This article by Wayne Ariola was originally published on cio.com
RPA stole the spotlight at Accelerate Vienna, which was themed “Automation @ The Speed of Change.” From Anil Cheriyan’s keynote on “Tackling Digital Transformation Today,” to 25+ RPA sessions highlighting Tricentis RPA customer success stories and best practices, to the “paparazzi moment” that occurred when we unveiled Tricentis RPA’s disruptive pricing model, RPA was hot from start to finish. This was hardly surprising, given the buzz across the RPA market, paired with Tricentis’ explosive growth and powerful extension from test automation into RPA.
What was surprising, though, were some of the RPA research stats that Forrester’s RPA expert Craig Le Clair shared during his keynote. Here’s a recap of some of his most attention-getting points (for additional context and findings, you can watch Craig’s complete keynote on-demand).
The service to license ratio is staggering
The service to license ratio is the amount of outside services that you need to make a dollar’s worth of software productive. For RPA today, the service to license ratio is quite high. In 2019, for every dollar spent on RPA software, $3.41 dollars were spent on services to make it work.
Why does a fully “non-invasive” technology—technology that does not alter existing systems in any way—require such a staggering degree of services? Because service providers that “parachute in and never leave” are busy maintaining bots, setting up centers of excellence, attempting to chart a course toward scalability, and addressing the various security aspects that arise when RPA bots gain more intelligence. Pure bot creation accounts for just a fraction of that services spend.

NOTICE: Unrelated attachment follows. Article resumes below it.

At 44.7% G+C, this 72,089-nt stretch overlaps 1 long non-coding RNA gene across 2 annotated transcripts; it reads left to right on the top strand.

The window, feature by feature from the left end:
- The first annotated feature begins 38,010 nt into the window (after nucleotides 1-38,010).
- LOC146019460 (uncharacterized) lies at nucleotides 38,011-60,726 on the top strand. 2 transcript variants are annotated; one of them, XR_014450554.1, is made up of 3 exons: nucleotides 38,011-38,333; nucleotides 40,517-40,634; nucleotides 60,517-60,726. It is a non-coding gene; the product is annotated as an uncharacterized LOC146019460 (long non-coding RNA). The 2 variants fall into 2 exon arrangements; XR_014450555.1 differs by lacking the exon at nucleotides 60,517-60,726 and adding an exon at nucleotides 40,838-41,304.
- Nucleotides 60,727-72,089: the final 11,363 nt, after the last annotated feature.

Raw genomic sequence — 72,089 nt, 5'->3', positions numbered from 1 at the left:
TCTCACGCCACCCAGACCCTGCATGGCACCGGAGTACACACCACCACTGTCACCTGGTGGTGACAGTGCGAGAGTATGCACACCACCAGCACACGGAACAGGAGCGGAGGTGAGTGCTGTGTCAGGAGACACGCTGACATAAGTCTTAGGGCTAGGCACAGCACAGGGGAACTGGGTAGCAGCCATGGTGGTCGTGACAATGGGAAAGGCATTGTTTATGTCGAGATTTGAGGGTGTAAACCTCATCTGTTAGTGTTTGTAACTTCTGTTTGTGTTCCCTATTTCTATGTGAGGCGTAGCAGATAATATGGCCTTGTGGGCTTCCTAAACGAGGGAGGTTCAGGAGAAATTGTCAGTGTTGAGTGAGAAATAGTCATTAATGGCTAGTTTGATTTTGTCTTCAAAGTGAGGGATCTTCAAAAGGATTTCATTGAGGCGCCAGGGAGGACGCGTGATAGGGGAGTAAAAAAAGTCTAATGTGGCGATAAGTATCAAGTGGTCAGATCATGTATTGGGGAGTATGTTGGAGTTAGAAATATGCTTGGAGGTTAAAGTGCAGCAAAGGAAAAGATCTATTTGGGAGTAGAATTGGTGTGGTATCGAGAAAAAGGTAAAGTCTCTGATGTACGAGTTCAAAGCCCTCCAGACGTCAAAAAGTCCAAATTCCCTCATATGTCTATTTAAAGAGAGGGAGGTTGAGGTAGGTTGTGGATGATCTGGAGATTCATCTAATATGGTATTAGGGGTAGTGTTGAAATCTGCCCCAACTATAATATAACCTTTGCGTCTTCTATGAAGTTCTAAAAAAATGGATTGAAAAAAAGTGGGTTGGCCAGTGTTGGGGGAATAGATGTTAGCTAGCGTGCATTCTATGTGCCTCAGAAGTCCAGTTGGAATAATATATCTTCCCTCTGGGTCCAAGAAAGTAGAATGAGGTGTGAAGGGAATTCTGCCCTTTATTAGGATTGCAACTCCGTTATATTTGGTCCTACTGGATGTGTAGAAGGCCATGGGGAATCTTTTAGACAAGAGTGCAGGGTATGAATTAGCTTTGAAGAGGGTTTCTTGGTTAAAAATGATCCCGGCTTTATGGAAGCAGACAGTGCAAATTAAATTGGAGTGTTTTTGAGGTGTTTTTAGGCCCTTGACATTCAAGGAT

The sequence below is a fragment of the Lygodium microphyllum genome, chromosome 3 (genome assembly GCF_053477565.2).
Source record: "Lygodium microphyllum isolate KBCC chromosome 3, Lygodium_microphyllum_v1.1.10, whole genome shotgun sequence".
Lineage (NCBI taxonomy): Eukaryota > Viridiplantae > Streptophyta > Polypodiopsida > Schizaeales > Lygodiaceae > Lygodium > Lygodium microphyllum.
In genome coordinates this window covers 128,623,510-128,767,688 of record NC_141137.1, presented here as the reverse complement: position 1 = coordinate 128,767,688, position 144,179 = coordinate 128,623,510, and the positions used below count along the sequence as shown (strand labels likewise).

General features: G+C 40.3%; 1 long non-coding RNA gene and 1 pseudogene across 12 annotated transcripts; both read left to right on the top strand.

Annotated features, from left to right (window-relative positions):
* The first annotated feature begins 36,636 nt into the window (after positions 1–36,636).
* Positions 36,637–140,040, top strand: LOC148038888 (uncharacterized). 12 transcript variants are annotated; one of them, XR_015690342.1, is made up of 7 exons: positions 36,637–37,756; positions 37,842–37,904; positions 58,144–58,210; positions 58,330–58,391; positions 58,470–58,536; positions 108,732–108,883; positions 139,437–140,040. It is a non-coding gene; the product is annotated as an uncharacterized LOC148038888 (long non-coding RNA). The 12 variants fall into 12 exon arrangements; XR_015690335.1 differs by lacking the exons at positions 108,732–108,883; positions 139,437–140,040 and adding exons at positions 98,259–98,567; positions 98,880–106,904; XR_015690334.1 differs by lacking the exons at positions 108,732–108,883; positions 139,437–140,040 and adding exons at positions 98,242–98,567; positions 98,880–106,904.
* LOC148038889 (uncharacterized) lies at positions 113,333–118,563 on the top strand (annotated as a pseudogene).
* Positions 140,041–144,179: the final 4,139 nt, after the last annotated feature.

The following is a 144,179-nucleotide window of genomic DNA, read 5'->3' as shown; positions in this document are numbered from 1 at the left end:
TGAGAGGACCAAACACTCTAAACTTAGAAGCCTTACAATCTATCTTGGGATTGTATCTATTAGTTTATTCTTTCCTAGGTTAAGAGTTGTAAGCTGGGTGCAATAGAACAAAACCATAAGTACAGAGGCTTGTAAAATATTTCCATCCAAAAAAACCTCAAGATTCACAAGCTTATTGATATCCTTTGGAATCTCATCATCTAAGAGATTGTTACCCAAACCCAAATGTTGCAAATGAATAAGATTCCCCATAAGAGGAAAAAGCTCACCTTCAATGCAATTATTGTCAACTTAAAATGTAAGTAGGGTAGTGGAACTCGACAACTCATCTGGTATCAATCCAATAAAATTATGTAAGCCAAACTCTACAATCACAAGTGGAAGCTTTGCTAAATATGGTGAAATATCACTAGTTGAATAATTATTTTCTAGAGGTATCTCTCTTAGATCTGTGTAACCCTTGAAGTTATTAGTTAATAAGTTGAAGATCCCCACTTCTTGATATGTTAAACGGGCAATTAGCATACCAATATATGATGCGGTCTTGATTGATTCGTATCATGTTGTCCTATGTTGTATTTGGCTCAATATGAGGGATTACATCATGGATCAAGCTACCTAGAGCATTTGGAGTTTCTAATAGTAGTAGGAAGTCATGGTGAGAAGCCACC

Working bots pay off nicely—until you face downtime
Assume it costs you 25,000 Euros to build a bot that ultimately replaces the equivalent of 2-3.5 FTEs. Even if you have a relatively high services cost associated with maintaining that bot, you will come out far ahead…as long as the bot continues working. If a bot breaks and you can’t revive it immediately, however, your process downtime eats into your ROI very quickly. This is especially problematic if you no longer have ready access to the FTEs that previously completed the task manually.
Islands of automation are emerging—but it’s rarely paradise
Most organizations now have licenses for multiple RPA tools, and many are looking to bring in even more RPA tools as their existing solutions fail to scale and meet expectations. Add to that different chatbot stacks (both general and “domain-ified”), digital process automation, and so forth, and you end up with scattered islands of automation. Unfortunately, there’s usually no coordinating element.
Ideally, we need a more orchestrated effort driven by strike teams (similar to centers of excellence, but less bureaucratic). The strike team should evangelize automation, manage the guardrails, provide design authority, advise on the technology that’s truly the best for each use case, and—above all—coordinate across the archipelago.
Scaling RPA is a major hurdle for the majority of RPA implementations
The majority of enterprise organizations have fewer than 10 bots in production, and only 13% have 100+ bots. That’s dismal. Moreover, production bots are utilized only about 15% of the time. What’s needed to scale? That’s the million-dollar question in this explosive industry which appears to be headed toward a tipping point. See the next section for some ideas.
Bonus: New Forrester Research on Resilient Automation
Craig, Forrester, and Tricentis recently completed some exciting new research on what’s really required to adopt and scale RPA and enterprise automation. Together, we explored:
- The industry’s current state of automation maturity
- What the top automation leaders do differently
- The greatest barriers to sustainable automation
- The business impact of brittle automation